The women of Bundelkhand, in Uttar Pradesh, India, do not need superheroes to come to their rescue. They depend on a group of their own clan – The Gulabi Gang – during times of distress. The gang members are vigilantes who go above and beyond the duties of a local neighborhood crime watch. Their chosen uniform – a strikingly pink sari. Their weapon of choice – the Lathi, a traditional Indian fighting stick. Gender – female only.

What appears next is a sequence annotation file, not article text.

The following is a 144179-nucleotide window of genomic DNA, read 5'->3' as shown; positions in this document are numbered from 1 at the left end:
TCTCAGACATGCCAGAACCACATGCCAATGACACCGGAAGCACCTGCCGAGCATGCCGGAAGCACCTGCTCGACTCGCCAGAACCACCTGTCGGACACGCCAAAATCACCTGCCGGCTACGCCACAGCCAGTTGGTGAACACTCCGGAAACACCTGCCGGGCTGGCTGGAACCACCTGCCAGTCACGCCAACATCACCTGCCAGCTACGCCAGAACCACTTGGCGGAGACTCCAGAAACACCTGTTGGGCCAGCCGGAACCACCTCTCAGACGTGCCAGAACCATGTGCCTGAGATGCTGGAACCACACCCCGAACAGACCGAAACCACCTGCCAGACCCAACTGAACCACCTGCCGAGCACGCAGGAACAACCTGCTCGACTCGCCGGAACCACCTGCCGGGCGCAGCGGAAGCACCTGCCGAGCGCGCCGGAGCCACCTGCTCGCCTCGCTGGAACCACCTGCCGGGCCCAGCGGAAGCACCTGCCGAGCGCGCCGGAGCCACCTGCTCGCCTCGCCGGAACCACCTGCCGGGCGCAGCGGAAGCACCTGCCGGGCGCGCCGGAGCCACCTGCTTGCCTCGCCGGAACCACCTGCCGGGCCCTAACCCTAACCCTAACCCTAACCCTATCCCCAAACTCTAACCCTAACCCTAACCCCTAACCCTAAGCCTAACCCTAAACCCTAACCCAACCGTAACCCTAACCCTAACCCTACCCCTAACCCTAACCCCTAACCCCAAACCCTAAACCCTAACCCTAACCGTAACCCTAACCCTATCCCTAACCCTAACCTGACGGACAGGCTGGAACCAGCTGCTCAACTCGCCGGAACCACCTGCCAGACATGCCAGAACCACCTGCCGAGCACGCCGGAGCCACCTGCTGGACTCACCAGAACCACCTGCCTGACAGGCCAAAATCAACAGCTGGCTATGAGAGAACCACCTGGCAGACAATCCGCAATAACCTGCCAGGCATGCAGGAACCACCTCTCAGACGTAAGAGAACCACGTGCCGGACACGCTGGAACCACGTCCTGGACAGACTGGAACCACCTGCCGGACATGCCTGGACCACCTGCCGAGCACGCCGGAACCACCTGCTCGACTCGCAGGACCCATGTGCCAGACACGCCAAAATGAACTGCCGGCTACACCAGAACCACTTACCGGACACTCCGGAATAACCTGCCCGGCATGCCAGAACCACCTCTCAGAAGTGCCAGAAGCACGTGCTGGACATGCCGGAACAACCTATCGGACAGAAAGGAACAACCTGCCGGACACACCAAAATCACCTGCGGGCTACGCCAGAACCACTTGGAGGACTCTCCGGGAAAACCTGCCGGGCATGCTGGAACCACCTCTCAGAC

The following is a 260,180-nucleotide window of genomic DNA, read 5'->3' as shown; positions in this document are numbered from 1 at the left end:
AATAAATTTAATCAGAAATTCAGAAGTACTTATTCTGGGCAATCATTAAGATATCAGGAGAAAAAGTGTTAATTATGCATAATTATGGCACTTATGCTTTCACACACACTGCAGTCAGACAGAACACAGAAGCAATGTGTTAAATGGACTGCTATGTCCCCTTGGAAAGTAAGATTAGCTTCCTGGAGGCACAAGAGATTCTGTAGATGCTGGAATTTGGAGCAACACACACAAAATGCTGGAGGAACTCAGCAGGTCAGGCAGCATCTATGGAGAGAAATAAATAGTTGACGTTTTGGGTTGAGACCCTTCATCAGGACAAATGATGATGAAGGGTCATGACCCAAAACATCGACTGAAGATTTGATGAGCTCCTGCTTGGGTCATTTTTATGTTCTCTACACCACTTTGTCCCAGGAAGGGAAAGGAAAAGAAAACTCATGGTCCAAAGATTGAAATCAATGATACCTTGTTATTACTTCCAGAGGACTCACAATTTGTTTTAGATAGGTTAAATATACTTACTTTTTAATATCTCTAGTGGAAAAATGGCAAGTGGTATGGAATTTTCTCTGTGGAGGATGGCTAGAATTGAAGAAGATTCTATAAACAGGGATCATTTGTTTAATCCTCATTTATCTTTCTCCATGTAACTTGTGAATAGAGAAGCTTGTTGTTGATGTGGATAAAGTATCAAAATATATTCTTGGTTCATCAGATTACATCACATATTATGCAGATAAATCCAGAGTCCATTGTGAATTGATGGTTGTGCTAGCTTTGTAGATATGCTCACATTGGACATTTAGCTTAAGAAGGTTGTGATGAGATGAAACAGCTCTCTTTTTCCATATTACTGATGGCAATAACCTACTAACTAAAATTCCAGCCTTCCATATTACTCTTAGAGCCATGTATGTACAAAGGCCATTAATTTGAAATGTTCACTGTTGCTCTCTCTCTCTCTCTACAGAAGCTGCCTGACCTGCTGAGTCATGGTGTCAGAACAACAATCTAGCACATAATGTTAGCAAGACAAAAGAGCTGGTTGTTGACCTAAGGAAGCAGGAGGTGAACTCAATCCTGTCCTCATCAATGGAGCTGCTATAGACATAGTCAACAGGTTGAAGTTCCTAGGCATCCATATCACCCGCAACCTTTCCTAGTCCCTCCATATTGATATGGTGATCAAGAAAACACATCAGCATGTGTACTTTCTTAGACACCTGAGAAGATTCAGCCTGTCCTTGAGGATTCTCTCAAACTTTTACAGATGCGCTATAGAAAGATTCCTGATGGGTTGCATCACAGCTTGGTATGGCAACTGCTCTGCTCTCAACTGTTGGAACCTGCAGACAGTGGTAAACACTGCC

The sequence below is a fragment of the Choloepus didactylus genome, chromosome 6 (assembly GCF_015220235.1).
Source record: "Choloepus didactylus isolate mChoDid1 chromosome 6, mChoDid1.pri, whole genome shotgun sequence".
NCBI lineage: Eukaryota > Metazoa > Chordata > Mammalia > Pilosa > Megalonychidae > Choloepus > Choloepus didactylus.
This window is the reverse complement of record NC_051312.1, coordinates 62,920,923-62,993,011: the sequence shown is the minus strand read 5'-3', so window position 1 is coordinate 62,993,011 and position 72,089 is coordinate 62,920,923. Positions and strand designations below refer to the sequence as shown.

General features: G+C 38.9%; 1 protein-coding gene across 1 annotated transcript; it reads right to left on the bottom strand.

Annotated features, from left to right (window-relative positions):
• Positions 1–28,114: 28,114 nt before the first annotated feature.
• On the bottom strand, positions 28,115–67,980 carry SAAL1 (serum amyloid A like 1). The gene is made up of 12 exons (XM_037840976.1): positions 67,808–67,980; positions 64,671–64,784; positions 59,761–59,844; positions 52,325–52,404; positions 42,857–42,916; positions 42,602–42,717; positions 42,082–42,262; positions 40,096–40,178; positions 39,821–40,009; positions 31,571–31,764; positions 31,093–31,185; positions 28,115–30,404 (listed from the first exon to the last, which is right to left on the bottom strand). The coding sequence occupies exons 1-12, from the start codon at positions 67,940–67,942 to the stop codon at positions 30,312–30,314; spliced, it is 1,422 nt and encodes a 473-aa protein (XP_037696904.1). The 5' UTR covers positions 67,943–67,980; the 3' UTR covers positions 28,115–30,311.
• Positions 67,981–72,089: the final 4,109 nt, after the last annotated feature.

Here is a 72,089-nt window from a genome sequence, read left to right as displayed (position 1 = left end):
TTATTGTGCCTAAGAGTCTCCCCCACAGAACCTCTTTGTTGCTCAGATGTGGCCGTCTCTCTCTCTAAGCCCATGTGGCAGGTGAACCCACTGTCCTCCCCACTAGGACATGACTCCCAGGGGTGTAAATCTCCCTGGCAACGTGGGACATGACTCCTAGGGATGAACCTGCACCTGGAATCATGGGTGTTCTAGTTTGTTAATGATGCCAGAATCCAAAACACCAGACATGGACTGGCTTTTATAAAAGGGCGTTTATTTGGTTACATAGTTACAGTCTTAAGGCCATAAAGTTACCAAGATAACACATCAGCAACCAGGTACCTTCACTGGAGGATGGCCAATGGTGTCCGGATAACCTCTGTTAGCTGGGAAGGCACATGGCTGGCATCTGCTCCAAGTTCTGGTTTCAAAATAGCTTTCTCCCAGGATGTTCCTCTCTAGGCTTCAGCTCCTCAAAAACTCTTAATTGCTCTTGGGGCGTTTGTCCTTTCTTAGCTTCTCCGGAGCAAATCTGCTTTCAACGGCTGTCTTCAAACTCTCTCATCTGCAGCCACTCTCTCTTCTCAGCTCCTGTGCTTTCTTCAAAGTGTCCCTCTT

In fact, the Gulabi Gang (Gulabi: the color of pink rose), consists of over 10,000 women. And they are a blessing in disguise for many in the overpopulated Bundelkhand region, where people wage daily wars against a corrupt law-enforcement system, infertile lands and the oppressive system of caste hierarchy. But what Bundelkhand is most infamous for is banditry. Disputes are frequently settled by manner of bullets. The Bandit Queen of India, Phoolan Devi, once carried out her operations in the very same region. She would lead her bandits and robbers to seek a vicious retribution, violently attacking the upper-caste villagers. It is in this harsh atmosphere, where life is nothing short of brutal, that the Gulabi Gang has been carrying out its operations for the past two years.